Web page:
Explain the idea of "The Other."
Edward Said's Orientalism defines the "Oriental" and the "Orient" as the "Other" against which the Western Europeans defined themselves for many centuries. The "Oriental," according to Europeans, is a mysterious, weak, non-rational, and feminized person. Because the Western nations defined a vast swathe of humanity in this way, they were able to justify dominating and colonizing the Asian world. According to this line of thinking, the Asian countries of the "Orient" needed the firm guidance of strong, rational Western thinkers.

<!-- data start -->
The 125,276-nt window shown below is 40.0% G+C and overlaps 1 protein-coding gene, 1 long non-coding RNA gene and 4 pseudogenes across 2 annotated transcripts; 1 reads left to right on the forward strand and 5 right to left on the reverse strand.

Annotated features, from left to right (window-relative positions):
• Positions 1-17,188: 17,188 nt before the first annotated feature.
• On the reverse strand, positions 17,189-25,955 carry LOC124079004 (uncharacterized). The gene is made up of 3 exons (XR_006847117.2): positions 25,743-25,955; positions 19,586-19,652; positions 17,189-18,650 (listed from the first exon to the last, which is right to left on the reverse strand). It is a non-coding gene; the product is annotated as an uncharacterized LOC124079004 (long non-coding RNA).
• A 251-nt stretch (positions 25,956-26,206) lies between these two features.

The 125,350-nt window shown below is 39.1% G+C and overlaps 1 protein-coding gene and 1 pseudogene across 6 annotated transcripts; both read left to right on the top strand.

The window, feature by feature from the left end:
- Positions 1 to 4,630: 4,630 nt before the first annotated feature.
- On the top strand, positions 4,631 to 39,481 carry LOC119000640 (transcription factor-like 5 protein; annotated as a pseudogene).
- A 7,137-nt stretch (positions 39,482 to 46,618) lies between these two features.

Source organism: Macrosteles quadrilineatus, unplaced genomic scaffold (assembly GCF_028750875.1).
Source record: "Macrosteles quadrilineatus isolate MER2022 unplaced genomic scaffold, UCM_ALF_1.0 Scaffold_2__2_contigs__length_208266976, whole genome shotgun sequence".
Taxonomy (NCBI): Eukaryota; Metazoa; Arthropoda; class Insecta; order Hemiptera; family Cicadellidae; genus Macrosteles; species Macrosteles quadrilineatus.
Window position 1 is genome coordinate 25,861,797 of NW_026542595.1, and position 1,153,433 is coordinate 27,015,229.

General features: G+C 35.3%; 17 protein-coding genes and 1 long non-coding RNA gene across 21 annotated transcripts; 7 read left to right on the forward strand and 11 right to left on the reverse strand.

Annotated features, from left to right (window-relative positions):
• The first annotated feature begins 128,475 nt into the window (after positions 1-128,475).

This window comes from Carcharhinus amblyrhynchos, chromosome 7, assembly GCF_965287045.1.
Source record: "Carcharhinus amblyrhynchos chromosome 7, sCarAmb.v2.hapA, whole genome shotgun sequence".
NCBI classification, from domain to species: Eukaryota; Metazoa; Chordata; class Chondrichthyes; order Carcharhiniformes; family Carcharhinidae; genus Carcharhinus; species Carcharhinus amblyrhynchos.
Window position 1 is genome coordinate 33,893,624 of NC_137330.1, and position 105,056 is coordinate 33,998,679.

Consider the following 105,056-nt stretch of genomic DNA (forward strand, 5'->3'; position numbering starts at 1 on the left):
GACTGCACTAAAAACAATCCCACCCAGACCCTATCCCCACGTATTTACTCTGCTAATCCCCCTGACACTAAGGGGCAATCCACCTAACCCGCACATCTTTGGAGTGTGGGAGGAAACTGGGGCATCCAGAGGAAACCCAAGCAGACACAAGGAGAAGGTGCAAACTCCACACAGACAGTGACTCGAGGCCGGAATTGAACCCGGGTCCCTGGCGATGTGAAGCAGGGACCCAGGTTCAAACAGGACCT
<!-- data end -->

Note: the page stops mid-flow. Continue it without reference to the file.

As Said demonstrates, this Orientalized "Other" was nothing other than a fictional Western construct. The West found it convenient to lump together a vast number of different societies—stretching over thousands of miles and containing cultures as different as those of Saudi Arabia, Japan, and India—under one umbrella, calling them all "the Orient." Of course, as Said points out, there is no "Orient," but by grouping all these different cultures together as if they were the same, it was easier for the West to control them. The people in these cultures, despite their many differences, were also considered as one single mass, the inscrutable, non-Western Other.
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